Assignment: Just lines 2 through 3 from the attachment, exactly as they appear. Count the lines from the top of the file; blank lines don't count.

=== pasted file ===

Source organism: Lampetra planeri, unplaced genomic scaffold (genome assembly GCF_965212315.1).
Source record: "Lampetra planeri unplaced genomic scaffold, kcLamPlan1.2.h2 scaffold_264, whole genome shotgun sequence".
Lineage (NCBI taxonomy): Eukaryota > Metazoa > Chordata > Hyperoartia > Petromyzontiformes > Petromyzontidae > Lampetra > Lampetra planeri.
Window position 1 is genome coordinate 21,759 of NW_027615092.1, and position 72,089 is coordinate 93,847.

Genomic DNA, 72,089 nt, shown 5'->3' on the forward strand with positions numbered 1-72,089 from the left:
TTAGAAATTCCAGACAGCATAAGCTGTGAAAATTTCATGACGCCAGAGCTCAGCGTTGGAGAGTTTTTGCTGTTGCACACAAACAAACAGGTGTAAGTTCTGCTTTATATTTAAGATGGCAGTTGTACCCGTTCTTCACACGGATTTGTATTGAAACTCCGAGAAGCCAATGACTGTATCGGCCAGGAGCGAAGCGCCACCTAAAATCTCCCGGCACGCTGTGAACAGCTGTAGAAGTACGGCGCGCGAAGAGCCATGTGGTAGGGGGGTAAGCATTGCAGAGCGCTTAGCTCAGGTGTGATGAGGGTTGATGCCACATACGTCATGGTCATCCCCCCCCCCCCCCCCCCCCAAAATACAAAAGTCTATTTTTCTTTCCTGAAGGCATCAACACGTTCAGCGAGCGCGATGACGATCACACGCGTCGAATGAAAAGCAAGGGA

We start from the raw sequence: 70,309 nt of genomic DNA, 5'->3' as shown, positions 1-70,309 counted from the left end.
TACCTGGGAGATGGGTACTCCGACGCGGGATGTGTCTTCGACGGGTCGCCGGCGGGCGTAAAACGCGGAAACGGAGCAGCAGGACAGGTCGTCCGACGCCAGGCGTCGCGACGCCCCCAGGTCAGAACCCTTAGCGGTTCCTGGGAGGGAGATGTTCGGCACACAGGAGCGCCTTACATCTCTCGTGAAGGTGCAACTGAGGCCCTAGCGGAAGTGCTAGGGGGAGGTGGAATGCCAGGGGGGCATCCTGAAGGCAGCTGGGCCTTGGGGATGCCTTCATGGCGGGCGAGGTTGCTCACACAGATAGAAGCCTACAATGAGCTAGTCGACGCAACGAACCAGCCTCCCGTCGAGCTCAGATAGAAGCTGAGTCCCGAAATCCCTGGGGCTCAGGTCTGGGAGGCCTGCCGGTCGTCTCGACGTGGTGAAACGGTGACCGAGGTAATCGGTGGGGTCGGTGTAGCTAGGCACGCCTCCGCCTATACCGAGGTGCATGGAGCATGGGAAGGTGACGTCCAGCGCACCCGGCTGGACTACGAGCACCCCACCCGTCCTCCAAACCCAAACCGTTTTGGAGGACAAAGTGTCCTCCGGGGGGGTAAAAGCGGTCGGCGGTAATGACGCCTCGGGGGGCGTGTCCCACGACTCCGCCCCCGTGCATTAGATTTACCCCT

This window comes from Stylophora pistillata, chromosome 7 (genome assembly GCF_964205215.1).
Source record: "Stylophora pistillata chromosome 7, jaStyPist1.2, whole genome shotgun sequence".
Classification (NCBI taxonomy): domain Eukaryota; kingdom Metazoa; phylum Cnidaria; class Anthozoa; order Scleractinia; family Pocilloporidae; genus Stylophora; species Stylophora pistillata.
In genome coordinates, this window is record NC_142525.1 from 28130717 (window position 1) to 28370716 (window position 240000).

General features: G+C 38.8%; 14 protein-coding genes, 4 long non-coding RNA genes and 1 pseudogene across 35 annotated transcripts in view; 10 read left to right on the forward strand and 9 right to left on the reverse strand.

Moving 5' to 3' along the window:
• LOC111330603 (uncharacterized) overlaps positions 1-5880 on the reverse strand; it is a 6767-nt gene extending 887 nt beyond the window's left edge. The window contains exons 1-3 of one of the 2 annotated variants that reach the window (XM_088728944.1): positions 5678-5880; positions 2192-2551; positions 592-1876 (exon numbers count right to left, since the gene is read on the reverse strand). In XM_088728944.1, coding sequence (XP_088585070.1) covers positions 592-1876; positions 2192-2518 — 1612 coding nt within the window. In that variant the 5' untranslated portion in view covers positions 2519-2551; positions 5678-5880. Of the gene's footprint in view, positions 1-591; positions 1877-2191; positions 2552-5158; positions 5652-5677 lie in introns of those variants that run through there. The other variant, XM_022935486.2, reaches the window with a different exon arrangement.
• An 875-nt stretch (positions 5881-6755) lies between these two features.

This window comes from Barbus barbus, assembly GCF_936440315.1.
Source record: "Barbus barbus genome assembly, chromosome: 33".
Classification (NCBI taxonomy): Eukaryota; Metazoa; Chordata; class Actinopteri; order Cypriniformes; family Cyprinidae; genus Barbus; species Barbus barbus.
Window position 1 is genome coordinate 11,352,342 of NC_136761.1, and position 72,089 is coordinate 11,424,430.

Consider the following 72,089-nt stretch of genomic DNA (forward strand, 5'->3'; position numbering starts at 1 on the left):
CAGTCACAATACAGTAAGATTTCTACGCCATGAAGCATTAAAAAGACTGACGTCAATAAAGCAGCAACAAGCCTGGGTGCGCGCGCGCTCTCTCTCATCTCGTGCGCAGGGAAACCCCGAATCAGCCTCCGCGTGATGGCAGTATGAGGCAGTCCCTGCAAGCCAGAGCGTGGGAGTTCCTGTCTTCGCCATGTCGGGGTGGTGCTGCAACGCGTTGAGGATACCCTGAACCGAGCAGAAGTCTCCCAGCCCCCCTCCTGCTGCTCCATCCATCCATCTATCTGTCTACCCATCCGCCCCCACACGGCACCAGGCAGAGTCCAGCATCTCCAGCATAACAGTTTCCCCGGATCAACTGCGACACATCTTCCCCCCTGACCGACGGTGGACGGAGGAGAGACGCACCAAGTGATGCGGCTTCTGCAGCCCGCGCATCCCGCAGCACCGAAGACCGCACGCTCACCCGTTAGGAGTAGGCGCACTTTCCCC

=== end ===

Source record: "Lampetra planeri unplaced genomic scaffold, kcLamPlan1.2.h2 scaffold_264, whole genome shotgun sequence".
Lineage (NCBI taxonomy): Eukaryota > Metazoa > Chordata > Hyperoartia > Petromyzontiformes > Petromyzontidae > Lampetra > Lampetra planeri.